Knowing this history highlights the importance of looking beyond the stunning aesthetic nature of some of these locations. We discussed how as a photographer you might consider some of these stories to reflect or represent the location in a different way visually. In the image below for example, just imagine being a young 18/19 year old soldier, commonly from other parts of Italy, being stuck in this freezing cold, desolate feeling place. Days or weeks could go by in the Winter with no sight or sound of anything except these freezing peaks and the constant threat of gunfire or explosions.
My belief is that if you can start to connect to some part of a locations history either geographically or with human stories, there is a much higher chance of starting to create meaningful images that go beyond the ‘of’ and consider the ‘about’.
Throughout the next few days we carried on exploring the Alta Badia region. At this time of year there really is great variety in the shooting subjects and conditions as you can hopefully see from the small selection of images here in the blog. Even during mid morning and mid-afternoon there can be great light which really moulds and sculpts the rocky features of these mountains.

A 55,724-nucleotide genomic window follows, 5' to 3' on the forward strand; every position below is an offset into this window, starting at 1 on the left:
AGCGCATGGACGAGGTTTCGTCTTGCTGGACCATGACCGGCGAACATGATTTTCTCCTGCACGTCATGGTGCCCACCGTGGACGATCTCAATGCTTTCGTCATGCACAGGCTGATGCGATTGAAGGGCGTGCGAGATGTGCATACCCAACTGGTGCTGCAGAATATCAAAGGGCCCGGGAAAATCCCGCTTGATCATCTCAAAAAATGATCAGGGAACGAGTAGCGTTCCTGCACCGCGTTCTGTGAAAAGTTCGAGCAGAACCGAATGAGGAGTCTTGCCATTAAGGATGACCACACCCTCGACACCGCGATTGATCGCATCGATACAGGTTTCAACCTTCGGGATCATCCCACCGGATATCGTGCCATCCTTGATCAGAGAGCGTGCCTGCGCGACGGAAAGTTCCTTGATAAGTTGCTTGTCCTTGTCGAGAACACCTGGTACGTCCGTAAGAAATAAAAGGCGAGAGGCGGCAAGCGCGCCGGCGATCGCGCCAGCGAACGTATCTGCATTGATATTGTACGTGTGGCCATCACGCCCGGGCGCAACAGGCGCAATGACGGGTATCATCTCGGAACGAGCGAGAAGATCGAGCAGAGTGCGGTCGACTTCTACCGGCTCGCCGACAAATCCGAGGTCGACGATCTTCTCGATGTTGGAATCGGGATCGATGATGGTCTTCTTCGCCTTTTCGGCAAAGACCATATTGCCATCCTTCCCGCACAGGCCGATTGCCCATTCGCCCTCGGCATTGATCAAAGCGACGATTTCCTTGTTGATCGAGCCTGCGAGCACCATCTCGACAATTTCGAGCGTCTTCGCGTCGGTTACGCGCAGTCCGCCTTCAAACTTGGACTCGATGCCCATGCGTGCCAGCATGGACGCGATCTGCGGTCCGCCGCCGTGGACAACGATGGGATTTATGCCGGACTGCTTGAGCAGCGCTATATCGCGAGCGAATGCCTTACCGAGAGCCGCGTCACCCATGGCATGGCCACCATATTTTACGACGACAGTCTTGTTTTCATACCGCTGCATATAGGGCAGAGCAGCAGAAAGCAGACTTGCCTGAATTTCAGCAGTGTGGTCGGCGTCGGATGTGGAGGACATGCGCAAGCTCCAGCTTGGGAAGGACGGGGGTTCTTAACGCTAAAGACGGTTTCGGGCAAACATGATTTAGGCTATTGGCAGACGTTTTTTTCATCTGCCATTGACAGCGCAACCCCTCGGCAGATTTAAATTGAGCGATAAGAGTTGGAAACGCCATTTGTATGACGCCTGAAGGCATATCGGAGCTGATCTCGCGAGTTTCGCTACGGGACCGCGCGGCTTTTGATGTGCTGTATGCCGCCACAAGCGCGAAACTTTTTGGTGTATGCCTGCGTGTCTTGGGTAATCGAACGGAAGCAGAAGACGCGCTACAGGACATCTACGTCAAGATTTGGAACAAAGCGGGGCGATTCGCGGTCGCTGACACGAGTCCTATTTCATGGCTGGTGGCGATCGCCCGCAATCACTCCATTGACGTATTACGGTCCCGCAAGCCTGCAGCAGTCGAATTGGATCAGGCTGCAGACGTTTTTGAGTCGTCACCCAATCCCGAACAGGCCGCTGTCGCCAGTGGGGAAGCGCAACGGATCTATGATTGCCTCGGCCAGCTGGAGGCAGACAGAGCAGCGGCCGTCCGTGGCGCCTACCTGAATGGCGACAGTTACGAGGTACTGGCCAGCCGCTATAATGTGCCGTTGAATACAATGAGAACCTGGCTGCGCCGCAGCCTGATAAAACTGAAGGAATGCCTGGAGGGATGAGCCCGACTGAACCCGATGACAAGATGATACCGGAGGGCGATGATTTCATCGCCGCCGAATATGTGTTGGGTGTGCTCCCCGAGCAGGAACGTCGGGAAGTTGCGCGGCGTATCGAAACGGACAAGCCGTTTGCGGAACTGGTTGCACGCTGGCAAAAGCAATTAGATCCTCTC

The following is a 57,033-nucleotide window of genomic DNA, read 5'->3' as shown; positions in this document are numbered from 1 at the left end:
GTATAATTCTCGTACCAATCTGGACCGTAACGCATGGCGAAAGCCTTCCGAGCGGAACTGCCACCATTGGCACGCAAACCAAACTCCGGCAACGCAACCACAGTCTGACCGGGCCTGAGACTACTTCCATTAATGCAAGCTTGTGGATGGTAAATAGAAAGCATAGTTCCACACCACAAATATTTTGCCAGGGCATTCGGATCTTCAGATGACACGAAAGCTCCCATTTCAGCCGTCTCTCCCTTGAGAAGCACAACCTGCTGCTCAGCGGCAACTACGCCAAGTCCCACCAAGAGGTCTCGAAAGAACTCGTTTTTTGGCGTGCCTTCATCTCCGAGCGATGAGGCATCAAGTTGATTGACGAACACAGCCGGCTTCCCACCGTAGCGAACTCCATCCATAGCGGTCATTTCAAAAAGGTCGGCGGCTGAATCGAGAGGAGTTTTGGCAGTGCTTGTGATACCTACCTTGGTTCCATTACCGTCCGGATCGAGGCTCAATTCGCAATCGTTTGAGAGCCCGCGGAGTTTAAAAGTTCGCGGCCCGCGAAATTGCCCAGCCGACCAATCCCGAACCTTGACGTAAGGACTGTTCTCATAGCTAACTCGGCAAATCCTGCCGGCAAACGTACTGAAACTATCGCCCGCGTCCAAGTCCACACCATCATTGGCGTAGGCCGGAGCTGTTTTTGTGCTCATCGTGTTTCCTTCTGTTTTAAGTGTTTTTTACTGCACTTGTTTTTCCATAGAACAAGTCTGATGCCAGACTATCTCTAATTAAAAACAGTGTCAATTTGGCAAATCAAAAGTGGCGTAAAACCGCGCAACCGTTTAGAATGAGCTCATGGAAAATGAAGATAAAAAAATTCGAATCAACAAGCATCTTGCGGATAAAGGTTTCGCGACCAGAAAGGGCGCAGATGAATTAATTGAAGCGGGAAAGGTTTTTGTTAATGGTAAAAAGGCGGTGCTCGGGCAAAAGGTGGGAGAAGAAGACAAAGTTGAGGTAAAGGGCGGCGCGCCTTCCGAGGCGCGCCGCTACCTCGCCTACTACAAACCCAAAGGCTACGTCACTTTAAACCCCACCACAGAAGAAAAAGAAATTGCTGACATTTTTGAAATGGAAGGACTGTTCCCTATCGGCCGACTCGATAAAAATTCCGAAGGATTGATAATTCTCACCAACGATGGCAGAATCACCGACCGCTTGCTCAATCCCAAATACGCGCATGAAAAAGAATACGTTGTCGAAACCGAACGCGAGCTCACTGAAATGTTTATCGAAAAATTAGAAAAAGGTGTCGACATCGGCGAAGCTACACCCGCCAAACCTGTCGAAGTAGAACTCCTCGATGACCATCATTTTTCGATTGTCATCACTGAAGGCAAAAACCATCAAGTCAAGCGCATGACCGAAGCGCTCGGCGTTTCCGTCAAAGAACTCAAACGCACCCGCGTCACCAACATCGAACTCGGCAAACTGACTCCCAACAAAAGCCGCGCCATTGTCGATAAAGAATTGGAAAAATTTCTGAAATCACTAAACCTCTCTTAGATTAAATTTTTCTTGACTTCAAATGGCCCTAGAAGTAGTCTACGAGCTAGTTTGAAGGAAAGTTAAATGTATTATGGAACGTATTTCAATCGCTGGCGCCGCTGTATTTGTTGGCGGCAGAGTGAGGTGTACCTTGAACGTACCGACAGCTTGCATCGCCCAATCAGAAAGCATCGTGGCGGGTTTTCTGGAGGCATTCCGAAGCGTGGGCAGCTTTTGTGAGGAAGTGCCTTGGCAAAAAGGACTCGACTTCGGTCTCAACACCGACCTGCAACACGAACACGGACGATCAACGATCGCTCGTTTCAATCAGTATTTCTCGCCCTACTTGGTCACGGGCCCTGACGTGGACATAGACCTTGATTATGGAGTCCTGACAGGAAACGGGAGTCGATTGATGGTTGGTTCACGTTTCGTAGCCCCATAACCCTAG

As we approached the final afternoon and evening of the tour we moved from our base in Colfosco to the Alpe di Siusi area. This area is the largest high-altidue alpine meadow in Europe. It’s become very well known due to its incredibly picturesque scenery and the fact that essentially it’s cut off to cars and through traffic. This creates a peaceful experience for you to explore on foot and using the provided bus service.
After arriving at our exceptional hotel in mid afternoon we headed out to explore this area. At this early summer time there are flowers in the fields and the grass is vividly green with great undulations in the fields.
After a pleasant afternoon strolling and picking out shapes, and moments of fleeting light in the landscape we headed back to base for refreshments and re-energising before the evening sunset shoot. I’ve been in this location a number of times, BUT I’ve never experienced the kind of sunset we were about to witness…